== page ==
But linking loneliness to capitalism’s conditions alone may be too strong of a connection. As the late John T. Cacioppo described, it is highly probable that loneliness is adaptable to any human condition, because it is simply part of what we are as humans. Cacioppo’s work in developing the field of social neuroscience pushed clinicians and counsellors to consider that loneliness is not simply a feeling of being out of joint or unknown but is embedded in the very structures of our brains. Our brains are better characterized as “social brains,” he writes, emphasizing the biological dimensions to the phenomenon of loneliness. In Alone Together, Sherry Turkle amplifies this conclusion: our bodies desire human connection, and a world mediated by digital devices does us no favours.
These basic presumptions of loneliness as a cultural problem endemic to the modern world were adopted by Christian thinkers as well, but they did not primarily see it as an economically generated problem. Loneliness, the assumption went, was a social condition; while economic systems were seen as playing a role, other related culprits such as technology, social fragmentation, or decline of involvement in professional and civic organizations began to surface, as diagnosed by Robert Putnam in his influential book Bowling Alone. The solution to loneliness must be, therefore, more opportunities to connect with others. Putnam’s detailed diagnosis could be addressed practically by directing people toward new patterns of social cohesion.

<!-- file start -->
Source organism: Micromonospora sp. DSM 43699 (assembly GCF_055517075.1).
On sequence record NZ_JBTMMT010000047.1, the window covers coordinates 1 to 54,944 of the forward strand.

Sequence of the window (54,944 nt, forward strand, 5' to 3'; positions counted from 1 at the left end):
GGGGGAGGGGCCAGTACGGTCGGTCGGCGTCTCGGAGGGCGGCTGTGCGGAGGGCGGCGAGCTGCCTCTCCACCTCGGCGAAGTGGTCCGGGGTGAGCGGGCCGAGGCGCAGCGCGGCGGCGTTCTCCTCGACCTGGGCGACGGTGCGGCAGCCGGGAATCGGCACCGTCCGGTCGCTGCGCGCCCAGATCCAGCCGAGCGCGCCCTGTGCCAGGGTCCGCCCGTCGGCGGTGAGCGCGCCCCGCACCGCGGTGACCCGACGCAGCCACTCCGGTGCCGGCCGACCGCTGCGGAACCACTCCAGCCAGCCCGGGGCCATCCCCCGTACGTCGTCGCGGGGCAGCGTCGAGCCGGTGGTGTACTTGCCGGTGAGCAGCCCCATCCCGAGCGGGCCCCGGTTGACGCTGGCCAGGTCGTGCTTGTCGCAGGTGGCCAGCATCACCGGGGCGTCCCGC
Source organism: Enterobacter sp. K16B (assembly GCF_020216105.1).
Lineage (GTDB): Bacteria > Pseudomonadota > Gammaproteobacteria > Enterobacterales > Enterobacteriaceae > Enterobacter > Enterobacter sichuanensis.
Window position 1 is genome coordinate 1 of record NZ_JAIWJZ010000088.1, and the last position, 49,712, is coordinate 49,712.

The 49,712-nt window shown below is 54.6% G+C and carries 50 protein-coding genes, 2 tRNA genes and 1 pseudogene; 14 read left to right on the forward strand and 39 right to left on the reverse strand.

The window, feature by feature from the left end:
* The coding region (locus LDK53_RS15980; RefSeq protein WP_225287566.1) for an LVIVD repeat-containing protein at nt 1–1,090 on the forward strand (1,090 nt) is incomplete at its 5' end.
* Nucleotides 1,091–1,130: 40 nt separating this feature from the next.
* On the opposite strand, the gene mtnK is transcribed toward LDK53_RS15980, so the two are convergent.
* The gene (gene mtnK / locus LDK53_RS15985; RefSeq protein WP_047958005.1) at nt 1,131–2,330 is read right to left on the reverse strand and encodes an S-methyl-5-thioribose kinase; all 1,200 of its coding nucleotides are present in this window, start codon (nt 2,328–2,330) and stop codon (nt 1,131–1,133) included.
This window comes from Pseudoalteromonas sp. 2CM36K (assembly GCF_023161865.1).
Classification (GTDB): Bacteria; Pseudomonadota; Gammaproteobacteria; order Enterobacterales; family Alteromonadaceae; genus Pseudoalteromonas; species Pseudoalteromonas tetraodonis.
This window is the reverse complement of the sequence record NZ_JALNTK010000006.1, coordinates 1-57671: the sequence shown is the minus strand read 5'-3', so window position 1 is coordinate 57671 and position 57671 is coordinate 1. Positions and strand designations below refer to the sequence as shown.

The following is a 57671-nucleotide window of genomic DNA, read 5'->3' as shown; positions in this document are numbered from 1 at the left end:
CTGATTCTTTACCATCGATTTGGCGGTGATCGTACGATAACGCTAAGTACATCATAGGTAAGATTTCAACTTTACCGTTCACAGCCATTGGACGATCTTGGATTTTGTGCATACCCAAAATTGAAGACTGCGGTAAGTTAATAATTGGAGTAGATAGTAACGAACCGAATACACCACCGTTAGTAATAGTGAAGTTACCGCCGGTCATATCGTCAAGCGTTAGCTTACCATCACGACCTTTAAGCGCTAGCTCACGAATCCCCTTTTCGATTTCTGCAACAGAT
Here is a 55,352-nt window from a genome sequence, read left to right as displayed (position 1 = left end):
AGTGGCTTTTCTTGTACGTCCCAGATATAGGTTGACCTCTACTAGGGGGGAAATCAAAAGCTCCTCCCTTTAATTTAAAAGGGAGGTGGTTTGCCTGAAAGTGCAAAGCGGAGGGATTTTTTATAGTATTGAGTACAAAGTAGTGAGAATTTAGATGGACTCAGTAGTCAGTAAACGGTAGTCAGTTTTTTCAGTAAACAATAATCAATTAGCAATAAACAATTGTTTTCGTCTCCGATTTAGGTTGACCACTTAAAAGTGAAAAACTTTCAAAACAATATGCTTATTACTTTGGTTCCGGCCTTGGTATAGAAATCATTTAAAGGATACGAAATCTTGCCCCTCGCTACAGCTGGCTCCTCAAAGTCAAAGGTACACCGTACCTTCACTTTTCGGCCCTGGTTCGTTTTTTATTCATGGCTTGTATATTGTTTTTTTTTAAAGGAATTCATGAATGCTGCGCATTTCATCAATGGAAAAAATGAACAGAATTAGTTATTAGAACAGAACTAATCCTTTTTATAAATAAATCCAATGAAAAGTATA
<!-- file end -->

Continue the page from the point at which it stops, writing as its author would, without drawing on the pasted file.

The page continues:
Christian accounts of loneliness initially took a divergent approach from the work of social scientists. Titles such as Loneliness and Spiritual Growth are representative. If Bowling Alone proposed that new patterns of social cohesion were needed to combat loneliness, works such as Loneliness and Spiritual Growth identified loneliness as a matter of the soul needing the opportunity to be comforted, affirmed, and encouraged. But this approach unwittingly reinforced the problems their secular counterparts understood too well: loneliness was not a matter of digging more into the self, but one of recognizing that perhaps we needed less time with ourselves.
To say that we live in a lonely age is, for the Christian, another way of saying that we live in the world.
But in recent years Christian reflection has taken a different tack and followed the lead of Putnam and company. The assumption now, found in innumerable books, is that Christianity describes humans as intrinsically communal, interconnected, and in need of true community. The theological claims here are relatively straightforward: the work of God on creation restores the image of God to humanity and, in doing so, breaks down the walls of division among people. Our corporate gathering as the church mirrors more closely what we are meant to be as people, and our presumption of being individuals first means only that loneliness will continue to tail us.
But it is worth asking whether this recent trend, of re-emphasizing Christian community, for all its importance, is prone to overpromising. Or more precisely: whether all of the resurgent talk about Christian community misunderstands its own role in the lives of lonely people. For it is one thing to claim (as I have in my recent book) that Christian community is a means by which God heals us of sin and draws us back into the life we have been created for. But it is another to say Christian community is that by which God rids our lives not only of sin but of the quiet desperation of loneliness as well.